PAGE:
Cyclades

Cyclades

Derived from the Greek word for “circular,” this is what springs to most peoples’ minds when they hear the words “Greek island.” The approximate center of this circular group is the sacred isle of Delos. Delos was the most important center of cultic worship in the Aegean world during the thousand years before Christ. The twin gods Apollo and Artemis were said to have been born there, with Apollo worship predominating.

Characteristic images of the Cyclades include cubic, whitewashed houses, Greek-style windmills with their sail-like fins, and Cycladic sculpture, which flourished from 3300-2000 BC and feature highly stylized, geometric forms (usually female) and has had a great influence on contemporary artists and in some cases are indistinguishable from modern art.

The Cyclades include the spectacular volcanic island of Santorini, Greece’s top tourist destination, whose white villages perch on top of the cliffs of the volcano’s caldera like frosting on a German chocolate cake. No one ever forgets a trip to Santorini, and most people come back. Mykonos, famous for its wild nightlife,is also hugely popular. Mykonos was first visited by Jackie Kennedy in 1961, an event that was instrumental in the remarkable tourist boom of the Greek islands which continues to this day.

Right next door to Mykonos is the sacred island of Delos, which, while not having hotels and beaches on offer, gives day trippers from Mykonos an awe-inspiring overview of the island’s importance in the religious life of the entire Aegean, when it was a destination of pilgrims every bit as important as the Vatican and Mecca are to today’s contemporary religionists. Tinos, sometimes called the “Lourdes of Greece,”is a modern-day sacred destination, where it is almost impossible to find a room, or a seat on a ferry, for the annual August 15th celebration of the Assumption of the Virgin Mary.

Paros is a cheaper alternative to sometimes-pricey Mykonos, with plenty of bustling night life, pristine beaches and crystal-clear water, and pretty villages in the interior. Next-door Antiparos is noteworthy for its many fine beaches and campgrounds. Andros is one of the largest and closest islands to the mainland. One of its most interesting features is its kilometers of flat dry stack fieldstone walls dividing its local properties. At about 20 kilometers off the coast of Attica, Kea is the closest to the mainland, and the least “Cycladic-looking” architecturally. It’s a favorite of weekenders from Athens. Siros, the capital of the island group,is another one with a different architectural look, more medieval than Cycladic, with many elegant neoclassical and Venetian mansions.

Serifos also close to the mainland, is only 2 hours out of Athens. It has an informal, relaxed vibe, and its lack of packaged tourism gives it an authenticity that some other islands may have lost. Nearby Sifnos is another island little-visited by foreign tourists. Its quaint capital town of Kastro has narrow streets and nooks and corners made for exploring. It offers a pleasant combination of the authentic Greek experience along with some decent night life.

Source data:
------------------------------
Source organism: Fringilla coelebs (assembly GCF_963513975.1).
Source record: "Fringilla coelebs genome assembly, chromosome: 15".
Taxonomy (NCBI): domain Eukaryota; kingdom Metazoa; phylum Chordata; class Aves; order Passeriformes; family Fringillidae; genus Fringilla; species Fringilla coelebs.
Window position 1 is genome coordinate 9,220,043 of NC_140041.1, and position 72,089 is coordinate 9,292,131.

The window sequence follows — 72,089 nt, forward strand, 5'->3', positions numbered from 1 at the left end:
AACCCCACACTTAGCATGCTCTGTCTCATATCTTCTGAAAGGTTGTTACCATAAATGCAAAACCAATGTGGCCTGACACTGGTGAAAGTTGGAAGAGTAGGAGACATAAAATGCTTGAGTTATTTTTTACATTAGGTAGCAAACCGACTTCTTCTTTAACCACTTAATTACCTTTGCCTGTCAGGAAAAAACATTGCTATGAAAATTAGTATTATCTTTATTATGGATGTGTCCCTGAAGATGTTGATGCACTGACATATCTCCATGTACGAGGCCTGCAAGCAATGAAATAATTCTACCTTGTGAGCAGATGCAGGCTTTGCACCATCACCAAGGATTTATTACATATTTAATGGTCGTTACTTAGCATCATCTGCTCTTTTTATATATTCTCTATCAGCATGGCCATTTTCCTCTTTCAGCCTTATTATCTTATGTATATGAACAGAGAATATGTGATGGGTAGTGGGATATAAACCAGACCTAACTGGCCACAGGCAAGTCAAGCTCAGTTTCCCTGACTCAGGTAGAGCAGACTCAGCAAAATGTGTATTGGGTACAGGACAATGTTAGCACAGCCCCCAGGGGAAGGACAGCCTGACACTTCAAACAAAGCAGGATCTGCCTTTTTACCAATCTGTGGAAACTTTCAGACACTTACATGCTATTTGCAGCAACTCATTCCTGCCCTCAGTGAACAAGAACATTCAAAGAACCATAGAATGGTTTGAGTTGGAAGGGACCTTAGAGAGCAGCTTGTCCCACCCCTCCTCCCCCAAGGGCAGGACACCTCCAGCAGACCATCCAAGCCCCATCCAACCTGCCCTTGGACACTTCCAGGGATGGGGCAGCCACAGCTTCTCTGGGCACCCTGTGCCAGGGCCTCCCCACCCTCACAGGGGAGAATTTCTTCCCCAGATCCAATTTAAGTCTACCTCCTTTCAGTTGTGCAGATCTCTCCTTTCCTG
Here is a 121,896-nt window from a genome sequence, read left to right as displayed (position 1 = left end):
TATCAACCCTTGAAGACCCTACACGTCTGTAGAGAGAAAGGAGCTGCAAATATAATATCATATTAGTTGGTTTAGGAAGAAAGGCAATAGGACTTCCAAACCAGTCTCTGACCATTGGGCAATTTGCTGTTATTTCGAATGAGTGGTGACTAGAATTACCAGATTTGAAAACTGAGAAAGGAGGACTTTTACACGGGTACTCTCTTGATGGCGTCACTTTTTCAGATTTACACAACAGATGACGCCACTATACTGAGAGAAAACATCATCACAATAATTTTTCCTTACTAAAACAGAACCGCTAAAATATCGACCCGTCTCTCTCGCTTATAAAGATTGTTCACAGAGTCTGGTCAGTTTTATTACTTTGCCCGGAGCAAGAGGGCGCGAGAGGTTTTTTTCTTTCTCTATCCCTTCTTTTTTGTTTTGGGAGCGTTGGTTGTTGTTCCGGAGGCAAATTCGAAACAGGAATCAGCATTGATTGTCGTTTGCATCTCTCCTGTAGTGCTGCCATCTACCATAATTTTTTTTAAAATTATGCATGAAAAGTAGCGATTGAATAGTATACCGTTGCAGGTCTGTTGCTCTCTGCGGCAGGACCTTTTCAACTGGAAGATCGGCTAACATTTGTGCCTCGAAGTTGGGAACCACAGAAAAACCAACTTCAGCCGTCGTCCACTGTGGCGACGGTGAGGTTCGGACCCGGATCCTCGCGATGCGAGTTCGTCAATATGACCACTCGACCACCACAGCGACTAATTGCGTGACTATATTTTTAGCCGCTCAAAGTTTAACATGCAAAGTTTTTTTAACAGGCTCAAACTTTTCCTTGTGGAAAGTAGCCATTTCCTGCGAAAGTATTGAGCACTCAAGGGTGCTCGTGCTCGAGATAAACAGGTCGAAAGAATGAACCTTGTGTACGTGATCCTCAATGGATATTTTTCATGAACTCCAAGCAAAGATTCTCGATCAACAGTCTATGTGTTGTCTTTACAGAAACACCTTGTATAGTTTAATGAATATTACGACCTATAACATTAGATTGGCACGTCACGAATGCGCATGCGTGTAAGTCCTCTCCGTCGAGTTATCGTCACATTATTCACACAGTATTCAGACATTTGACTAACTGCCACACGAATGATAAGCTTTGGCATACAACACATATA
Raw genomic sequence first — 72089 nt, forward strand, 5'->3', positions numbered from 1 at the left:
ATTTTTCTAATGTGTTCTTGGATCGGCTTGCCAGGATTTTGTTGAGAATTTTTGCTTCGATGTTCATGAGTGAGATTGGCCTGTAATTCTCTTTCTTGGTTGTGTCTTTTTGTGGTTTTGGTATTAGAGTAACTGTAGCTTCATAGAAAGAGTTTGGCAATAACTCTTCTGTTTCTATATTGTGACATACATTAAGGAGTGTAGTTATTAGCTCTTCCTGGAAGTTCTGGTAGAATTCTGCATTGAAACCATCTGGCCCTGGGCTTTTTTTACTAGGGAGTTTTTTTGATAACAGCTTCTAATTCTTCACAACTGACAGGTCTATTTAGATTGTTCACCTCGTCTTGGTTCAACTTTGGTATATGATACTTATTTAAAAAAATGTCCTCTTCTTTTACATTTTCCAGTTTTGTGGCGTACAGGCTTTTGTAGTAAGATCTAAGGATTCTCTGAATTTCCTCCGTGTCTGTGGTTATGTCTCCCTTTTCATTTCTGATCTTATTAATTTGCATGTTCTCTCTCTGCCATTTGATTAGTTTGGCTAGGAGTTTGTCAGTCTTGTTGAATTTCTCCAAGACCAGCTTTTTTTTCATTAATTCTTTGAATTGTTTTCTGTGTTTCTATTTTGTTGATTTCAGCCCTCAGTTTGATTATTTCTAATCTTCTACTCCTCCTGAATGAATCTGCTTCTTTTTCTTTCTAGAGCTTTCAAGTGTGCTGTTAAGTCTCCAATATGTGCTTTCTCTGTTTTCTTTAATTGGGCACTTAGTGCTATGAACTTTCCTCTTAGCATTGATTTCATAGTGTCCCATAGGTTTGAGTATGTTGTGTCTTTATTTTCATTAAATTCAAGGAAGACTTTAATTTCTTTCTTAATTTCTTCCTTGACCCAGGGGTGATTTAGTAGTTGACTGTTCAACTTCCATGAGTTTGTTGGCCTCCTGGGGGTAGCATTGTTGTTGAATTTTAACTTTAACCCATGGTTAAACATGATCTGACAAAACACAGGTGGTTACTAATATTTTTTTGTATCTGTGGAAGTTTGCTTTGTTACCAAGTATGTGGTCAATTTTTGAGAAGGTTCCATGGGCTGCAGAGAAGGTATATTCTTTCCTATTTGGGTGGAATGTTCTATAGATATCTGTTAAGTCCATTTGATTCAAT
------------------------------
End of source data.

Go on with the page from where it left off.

Milos, the most southwesterly of the group, is home to the world famous Venus de Milo statue, now living in the Louvre. Sarakiniko Beach, a field of convoluted grey-white rock sculpted by the sea is unlike anything else in the island group, is described by visitors as “moon-like.”

Naxos, for centuries the hegemonic power of the Cyclades, is the largest island of the group, and the most self-sufficient, which means that if the tourist trade suddenly dried up, Naxos would survive more comfortably than the other islands. This is where Dionysus, the god of wine, was supposed to have been married. A great sanctuary to this god was built there. The Portara, a huge “doorway to nowhere,” stands sentinel-like on a hill near the harbor and is the first structure the visitor notices.

For those who like to get off the main track, there are the Small Cyclades, off the southeast coast of Naxos. This grouping of half a dozen small, lesser-visited islands, Iraklia, Schinoussa, Keros, Koufonissi, Donoussa, and Amorgos have a charm all their own, with the great advantage of being (still) mostly undiscovered. Some of them are unpopulated.

There are a number of other islands in the group other than the 19 mentioned, including Anafi, Folegandros, Ios, Iraklia, Kimolos, Kithnos and Sikinos. All are extraordinarily beautiful.

The Cyclades’ close proximity to one another lends them to one of the savvy tourist’s favorite activities: island hopping. It’s pure pleasure to stay on one island for a few days, then hop on a ferry for a few hours’ trip to another island, and continue to repeat the process for the entirety of one’s vacations.